When people come into the store and ask, “What’s good for energy?” 101 possibilities come to mind. There are so many herbs and superfoods, high-potency vitamins and state-of-the-art supplements to choose from. Well, I love all that stuff, I really do. But before you move on to the ginsengs and Coenzyme Q10s of the world, take care of the basics. And nothing is more basic than protein.
Protein builds muscles, and prevents dieters from losing muscle. The body makes mood-regulating brain chemicals and hormones from protein. The enzymes that digest food in the gut, neutralize toxins in the liver, and fight infections are proteins. Protein is the stuff of life. It truly is that basic. And most importantly (in the short term) protein helps stabilize blood sugar levels.
When blood sugar is low, this is what happens:
-we can feel physically weak, mentally tired, and irritable.
-the brain sends out a message that says “I need fuel! Eat food now!”
And here’s what happens when blood sugar is high:
-We feel a burst of energy, often called the “sugar rush.”
-Our bodies say, “We have so much energy, we should be thrifty and store some of this for the long, cold winter!” This is called fat.
Now here’s the big problem: when blood sugar gets too high, the body overcompensates by dropping it too quickly. High blood sugar becomes low blood sugar, and you start to crave carbohydrates. If you eat some, your blood sugar levels shoot up again, and you begin the cycle all over. You’re on a blood sugar roller coaster. You feel awful and meanwhile you’re gaining weight. We sell supplements that help stabilize blood sugar. Please, come in and ask us about them. But understand that they don’t take the place of a healthy diet.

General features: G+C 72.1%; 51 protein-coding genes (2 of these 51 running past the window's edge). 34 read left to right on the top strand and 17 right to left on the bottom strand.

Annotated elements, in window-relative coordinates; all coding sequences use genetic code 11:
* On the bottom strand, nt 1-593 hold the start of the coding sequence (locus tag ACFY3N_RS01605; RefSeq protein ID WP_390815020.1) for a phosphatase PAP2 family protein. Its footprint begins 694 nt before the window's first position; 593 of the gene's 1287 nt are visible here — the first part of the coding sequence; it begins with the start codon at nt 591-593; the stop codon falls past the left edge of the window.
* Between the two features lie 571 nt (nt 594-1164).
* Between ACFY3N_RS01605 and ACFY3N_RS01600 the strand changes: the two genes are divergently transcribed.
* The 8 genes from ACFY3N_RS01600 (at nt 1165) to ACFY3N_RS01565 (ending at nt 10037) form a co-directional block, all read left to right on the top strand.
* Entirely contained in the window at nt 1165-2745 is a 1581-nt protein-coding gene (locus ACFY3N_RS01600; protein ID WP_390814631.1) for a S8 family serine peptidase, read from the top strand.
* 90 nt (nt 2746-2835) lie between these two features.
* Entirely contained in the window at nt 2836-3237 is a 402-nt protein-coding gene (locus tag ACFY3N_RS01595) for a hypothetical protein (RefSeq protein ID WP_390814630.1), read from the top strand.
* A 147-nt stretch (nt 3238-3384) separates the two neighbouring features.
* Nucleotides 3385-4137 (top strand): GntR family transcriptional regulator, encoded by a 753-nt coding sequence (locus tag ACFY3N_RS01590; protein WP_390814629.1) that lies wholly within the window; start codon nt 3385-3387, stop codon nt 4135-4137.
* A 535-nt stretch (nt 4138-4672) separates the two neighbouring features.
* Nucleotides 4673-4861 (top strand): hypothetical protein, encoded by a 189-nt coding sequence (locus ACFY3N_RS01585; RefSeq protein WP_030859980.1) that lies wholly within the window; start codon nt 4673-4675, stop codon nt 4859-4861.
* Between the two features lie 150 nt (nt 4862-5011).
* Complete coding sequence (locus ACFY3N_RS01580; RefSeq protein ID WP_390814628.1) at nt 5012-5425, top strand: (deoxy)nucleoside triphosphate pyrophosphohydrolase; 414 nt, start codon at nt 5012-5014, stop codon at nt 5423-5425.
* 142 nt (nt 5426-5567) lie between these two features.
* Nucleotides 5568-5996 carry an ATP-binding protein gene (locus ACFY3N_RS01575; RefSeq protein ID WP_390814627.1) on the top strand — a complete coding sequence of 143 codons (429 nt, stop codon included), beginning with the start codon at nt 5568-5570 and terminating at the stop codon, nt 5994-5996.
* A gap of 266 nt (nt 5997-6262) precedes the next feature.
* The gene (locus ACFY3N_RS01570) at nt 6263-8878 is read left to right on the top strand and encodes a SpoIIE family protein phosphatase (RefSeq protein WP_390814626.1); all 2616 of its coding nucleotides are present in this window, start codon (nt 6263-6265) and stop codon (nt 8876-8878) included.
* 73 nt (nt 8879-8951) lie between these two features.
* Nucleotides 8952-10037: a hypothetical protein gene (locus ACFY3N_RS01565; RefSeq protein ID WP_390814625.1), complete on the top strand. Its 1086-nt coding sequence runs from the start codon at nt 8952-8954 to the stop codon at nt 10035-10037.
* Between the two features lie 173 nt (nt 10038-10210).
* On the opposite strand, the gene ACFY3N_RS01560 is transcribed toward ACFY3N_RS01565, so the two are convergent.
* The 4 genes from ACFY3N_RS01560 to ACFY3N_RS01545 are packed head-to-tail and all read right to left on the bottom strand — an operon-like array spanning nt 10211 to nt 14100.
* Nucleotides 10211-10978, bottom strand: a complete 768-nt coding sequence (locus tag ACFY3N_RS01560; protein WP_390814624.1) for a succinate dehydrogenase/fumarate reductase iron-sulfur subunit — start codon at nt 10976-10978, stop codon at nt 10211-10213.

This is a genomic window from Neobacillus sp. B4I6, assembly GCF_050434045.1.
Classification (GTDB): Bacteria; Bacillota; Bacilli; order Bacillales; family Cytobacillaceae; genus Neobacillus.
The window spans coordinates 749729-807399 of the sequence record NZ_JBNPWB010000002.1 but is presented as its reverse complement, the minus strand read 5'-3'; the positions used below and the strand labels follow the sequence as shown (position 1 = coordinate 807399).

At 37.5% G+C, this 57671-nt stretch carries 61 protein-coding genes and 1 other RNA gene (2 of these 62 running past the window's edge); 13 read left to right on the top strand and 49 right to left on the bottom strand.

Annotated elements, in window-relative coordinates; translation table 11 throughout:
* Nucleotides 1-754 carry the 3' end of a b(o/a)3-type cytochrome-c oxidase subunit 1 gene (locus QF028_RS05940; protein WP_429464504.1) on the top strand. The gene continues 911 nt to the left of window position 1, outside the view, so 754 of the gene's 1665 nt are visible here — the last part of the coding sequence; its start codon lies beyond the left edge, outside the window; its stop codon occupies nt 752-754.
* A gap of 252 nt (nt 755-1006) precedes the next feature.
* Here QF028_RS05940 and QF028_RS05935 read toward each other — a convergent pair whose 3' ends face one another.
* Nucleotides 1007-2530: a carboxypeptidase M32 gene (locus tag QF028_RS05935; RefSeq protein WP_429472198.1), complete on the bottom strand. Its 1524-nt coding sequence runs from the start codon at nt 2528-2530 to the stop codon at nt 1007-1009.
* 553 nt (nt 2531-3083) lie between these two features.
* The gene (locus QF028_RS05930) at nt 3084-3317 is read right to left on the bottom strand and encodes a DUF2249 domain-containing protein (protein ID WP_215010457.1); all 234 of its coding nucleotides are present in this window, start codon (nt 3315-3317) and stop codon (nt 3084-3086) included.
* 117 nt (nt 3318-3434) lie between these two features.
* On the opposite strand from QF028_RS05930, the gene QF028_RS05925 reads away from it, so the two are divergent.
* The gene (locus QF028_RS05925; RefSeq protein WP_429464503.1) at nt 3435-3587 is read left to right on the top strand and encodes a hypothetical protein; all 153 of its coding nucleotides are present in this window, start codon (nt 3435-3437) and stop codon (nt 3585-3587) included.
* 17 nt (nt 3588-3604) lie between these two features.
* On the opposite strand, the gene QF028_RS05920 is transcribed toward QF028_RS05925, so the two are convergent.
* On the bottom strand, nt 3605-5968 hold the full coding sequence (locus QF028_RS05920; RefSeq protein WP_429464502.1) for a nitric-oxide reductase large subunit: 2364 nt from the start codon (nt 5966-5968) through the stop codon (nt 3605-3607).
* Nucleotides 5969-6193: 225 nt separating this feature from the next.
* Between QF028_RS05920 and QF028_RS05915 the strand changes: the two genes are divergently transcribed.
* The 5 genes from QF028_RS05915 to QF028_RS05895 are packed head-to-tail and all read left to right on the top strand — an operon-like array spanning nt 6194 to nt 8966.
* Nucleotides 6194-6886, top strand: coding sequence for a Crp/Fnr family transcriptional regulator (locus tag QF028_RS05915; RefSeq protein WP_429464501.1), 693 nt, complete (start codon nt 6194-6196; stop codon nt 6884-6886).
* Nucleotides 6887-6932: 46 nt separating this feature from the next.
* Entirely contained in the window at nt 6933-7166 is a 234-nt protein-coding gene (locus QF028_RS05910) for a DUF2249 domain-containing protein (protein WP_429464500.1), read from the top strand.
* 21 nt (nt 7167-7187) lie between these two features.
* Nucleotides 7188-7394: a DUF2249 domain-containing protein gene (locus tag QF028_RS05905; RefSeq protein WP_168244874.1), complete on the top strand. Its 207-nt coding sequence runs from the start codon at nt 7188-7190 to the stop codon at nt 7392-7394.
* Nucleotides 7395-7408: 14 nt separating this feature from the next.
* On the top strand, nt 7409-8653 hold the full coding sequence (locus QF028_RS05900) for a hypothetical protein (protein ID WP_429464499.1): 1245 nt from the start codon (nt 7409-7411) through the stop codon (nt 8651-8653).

Protein works to stabilize blood sugar in a number of ways. First of all, it can replace the foods that would have raised blood sugar in the first place. And it can actually lessen the effects these foods have. Protein can spend 2 or 3 hours in the stomach being digested, and during that time other foods are trapped there with it. This slows the release of sugar from the stomach into the gut and then the bloodstream. So instead of pasta, think pasta and chicken. You get the idea.
A protein shake for breakfast is one of the best, easiest things you can do for yourself. My favorite kind of protein is whey. Simply put, it’s the best protein out of a can. It has a mild, milky flavor, and it mixes up creamy in a blender or shaker cup, flavored or unflavored. It contains a fair amount of vitamin B-12, which is hard to come by in vegetarian diets. It’s fairly easy to digest, too. Whey is a dairy product, but good filtered whey is 99% lactose and cholesterol free.
To know what makes whey so great, it’s important to understand a bit about protein. Protein is made up of 21 separate chemicals called amino acids. If a protein is lacking even one amino acid, it’s incomplete. Trying to subsist on protein missing an amino acid is like trying to write a novel without using the letter “D” – you won’t get far! Vegetarian protein sources are usually incomplete. But whey is not only complete, the amino acids are in a nearly ideal ratio.
The only thing that beats whey, and not by much, is egg.
Amino acids are usually strung together in functional units called peptides. Stomach acid breaks peptides into their component aminos, which are then used to build the peptides we need. But sometimes small peptides get absorbed whole. And this is whey’s other great strength. It’s full of unique immune peptides, growth-stimulating peptides, antioxidant peptides, and peptides which feed the good gut bacteria.